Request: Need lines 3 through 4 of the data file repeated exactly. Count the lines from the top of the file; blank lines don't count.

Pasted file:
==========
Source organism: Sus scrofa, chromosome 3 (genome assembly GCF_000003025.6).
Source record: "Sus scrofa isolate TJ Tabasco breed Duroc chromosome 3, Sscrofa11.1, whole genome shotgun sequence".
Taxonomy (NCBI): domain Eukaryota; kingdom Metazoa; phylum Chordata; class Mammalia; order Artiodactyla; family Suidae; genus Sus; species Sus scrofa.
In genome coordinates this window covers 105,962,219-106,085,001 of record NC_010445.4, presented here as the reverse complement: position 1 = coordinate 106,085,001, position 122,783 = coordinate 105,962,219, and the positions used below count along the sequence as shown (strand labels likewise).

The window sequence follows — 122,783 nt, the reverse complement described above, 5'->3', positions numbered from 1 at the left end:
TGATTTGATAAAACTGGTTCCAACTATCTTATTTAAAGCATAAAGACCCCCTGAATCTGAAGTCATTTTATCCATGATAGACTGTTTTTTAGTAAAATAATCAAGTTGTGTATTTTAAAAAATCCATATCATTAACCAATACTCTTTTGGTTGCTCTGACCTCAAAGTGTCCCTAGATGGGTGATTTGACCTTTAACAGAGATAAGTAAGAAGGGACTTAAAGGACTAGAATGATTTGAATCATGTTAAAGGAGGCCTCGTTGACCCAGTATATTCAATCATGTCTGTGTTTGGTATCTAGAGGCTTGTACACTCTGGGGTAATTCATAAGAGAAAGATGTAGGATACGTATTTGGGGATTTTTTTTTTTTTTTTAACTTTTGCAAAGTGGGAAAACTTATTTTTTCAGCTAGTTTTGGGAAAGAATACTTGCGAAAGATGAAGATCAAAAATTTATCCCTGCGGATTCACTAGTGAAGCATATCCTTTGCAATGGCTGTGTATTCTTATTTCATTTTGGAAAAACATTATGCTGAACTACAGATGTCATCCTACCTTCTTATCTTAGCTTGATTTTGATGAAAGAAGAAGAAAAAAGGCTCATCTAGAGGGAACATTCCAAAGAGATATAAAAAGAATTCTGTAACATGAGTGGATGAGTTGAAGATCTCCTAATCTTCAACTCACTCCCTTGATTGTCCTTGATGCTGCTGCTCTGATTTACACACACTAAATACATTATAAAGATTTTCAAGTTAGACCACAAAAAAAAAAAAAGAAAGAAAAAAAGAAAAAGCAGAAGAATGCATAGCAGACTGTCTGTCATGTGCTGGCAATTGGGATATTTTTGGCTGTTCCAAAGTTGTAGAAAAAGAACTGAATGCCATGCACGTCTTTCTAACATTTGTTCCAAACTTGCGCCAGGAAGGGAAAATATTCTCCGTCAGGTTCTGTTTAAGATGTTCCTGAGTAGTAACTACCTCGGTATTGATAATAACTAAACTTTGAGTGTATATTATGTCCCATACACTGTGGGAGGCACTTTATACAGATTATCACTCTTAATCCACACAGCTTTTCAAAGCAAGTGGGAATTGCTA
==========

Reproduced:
Taxonomy (NCBI): domain Eukaryota; kingdom Metazoa; phylum Chordata; class Mammalia; order Artiodactyla; family Suidae; genus Sus; species Sus scrofa.
In genome coordinates this window covers 105,962,219-106,085,001 of record NC_010445.4, presented here as the reverse complement: position 1 = coordinate 106,085,001, position 122,783 = coordinate 105,962,219, and the positions used below count along the sequence as shown (strand labels likewise).